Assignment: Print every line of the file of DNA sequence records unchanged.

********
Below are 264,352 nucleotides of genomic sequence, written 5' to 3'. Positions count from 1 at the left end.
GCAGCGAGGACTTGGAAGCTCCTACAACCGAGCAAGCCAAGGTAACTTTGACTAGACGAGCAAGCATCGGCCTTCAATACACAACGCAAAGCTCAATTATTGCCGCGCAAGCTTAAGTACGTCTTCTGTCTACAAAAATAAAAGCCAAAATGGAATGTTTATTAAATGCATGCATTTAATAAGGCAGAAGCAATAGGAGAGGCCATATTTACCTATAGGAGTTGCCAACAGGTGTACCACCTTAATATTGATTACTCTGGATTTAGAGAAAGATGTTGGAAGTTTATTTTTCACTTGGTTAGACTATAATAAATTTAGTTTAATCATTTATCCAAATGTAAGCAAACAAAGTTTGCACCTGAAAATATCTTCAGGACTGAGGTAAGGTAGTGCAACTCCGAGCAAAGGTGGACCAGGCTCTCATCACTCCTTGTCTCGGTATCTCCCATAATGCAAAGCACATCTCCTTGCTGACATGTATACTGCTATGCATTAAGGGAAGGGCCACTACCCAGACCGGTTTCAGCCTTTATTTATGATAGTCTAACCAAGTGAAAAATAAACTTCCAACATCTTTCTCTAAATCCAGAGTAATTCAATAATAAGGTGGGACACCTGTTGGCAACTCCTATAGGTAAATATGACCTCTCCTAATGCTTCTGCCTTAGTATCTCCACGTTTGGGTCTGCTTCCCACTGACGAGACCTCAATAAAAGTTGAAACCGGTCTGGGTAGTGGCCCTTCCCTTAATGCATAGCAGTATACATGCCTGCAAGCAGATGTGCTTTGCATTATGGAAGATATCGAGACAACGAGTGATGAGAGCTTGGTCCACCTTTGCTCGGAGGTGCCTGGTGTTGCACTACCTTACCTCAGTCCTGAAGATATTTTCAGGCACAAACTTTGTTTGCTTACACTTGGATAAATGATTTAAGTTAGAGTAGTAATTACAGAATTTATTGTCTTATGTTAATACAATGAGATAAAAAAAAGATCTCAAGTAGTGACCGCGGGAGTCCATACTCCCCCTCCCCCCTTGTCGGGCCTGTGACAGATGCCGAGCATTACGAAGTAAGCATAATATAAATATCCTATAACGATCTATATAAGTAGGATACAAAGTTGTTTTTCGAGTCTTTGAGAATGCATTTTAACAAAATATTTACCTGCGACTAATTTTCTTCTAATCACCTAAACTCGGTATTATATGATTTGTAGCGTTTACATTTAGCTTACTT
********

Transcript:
Below are 264,352 nucleotides of genomic sequence, written 5' to 3'. Positions count from 1 at the left end.
GCAGCGAGGACTTGGAAGCTCCTACAACCGAGCAAGCCAAGGTAACTTTGACTAGACGAGCAAGCATCGGCCTTCAATACACAACGCAAAGCTCAATTATTGCCGCGCAAGCTTAAGTACGTCTTCTGTCTACAAAAATAAAAGCCAAAATGGAATGTTTATTAAATGCATGCATTTAATAAGGCAGAAGCAATAGGAGAGGCCATATTTACCTATAGGAGTTGCCAACAGGTGTACCACCTTAATATTGATTACTCTGGATTTAGAGAAAGATGTTGGAAGTTTATTTTTCACTTGGTTAGACTATAATAAATTTAGTTTAATCATTTATCCAAATGTAAGCAAACAAAGTTTGCACCTGAAAATATCTTCAGGACTGAGGTAAGGTAGTGCAACTCCGAGCAAAGGTGGACCAGGCTCTCATCACTCCTTGTCTCGGTATCTCCCATAATGCAAAGCACATCTCCTTGCTGACATGTATACTGCTATGCATTAAGGGAAGGGCCACTACCCAGACCGGTTTCAGCCTTTATTTATGATAGTCTAACCAAGTGAAAAATAAACTTCCAACATCTTTCTCTAAATCCAGAGTAATTCAATAATAAGGTGGGACACCTGTTGGCAACTCCTATAGGTAAATATGACCTCTCCTAATGCTTCTGCCTTAGTATCTCCACGTTTGGGTCTGCTTCCCACTGACGAGACCTCAATAAAAGTTGAAACCGGTCTGGGTAGTGGCCCTTCCCTTAATGCATAGCAGTATACATGCCTGCAAGCAGATGTGCTTTGCATTATGGAAGATATCGAGACAACGAGTGATGAGAGCTTGGTCCACCTTTGCTCGGAGGTGCCTGGTGTTGCACTACCTTACCTCAGTCCTGAAGATATTTTCAGGCACAAACTTTGTTTGCTTACACTTGGATAAATGATTTAAGTTAGAGTAGTAATTACAGAATTTATTGTCTTATGTTAATACAATGAGATAAAAAAAAGATCTCAAGTAGTGACCGCGGGAGTCCATACTCCCCCTCCCCCCTTGTCGGGCCTGTGACAGATGCCGAGCATTACGAAGTAAGCATAATATAAATATCCTATAACGATCTATATAAGTAGGATACAAAGTTGTTTTTCGAGTCTTTGAGAATGCATTTTAACAAAATATTTACCTGCGACTAATTTTCTTCTAATCACCTAAACTCGGTATTATATGATTTGTAGCGTTTACATTTAGCTTACTT